TV presenter and eco-campaigner James Strawbridge, who is the face of the BFRC 'look for the label campaign'.
Doors now rated for energy efficiency
Published: 12 September, 2011
UK: This month sees the launch of the Door Energy Ratings Scheme (DER) from the windows energy rating authority the British Fenestration Ratings Council (BFRC).
This will extend use of the renowned and respected BFRC energy rating label (similar to that found on fridges, freezers and other white goods) to all kinds of domestic doors – external pedestrian doors and French, folding and sliding glazed doors.
This represents the biggest extension of the BFRC scheme since 2006. In the UK 1.7 million doors are sold each year worth £772 million. Until now, homeowners were unable to easily assess the energy efficiency properties of the doors they were purchasing or able to quickly compare competing product. All of this changes with the launch of the BFRC DER scheme.
All kinds of external pedestrian doors – solid doors, partially glazed doors and fully glazed doors – will be included in the scheme. The simulations for the BFRC DER Scheme will allow every style to be included whether they are constructed of PVC-U, aluminium, timber or are a composite type door.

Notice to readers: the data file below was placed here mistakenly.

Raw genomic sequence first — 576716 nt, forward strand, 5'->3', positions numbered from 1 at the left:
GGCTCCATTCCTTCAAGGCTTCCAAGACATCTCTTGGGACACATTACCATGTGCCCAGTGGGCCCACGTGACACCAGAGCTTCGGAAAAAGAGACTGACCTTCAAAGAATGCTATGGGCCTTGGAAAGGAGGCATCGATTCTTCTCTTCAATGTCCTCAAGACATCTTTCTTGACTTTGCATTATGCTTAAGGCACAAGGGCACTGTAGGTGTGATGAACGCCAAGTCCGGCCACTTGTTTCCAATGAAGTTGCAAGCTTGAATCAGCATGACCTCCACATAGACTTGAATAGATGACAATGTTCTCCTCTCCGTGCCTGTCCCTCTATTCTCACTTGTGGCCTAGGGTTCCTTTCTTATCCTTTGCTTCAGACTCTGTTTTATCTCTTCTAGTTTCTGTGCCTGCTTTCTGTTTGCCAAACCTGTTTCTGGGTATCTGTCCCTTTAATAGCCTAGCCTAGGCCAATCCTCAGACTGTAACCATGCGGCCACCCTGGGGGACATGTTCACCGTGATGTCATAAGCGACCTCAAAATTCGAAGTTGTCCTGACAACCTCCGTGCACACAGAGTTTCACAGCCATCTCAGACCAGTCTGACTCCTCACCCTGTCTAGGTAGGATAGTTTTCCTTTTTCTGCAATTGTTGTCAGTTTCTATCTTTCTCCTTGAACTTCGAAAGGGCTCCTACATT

They will be rated ‘A’ to ‘G’. Solar gain will not be included in the rating process for external pedestrian doors, however, air leakage rates are taken into account.
An ‘E’ rating will equate to a U value of 1.8 allowed for in the Part L buildings regulations. An ‘A’ rating will reflect the standard of the best performing doors currently available. Doors rated ‘F’ & ‘G’ would not satisfy buildings regulations but have been included to cover product that is exempt such as those for listed buildings or other architecturally sensitive applications.
The most common types of fully glazed doors, with a glazed area of 60% or more – French, folding and sliding – are included in the scheme and will be rated on the scale of ‘A’ to ‘G’, though it is envisaged that most product will achieve a ‘C’ rating or more. The higher bands for these glazed products better reflect the inclusion of solar gain into the DER calculation as required by the System Assessment Procedure (SAP) 2009. In fact, the DER for these doors follows exactly the rating formula that currently pertains to BFRC window energy ratings.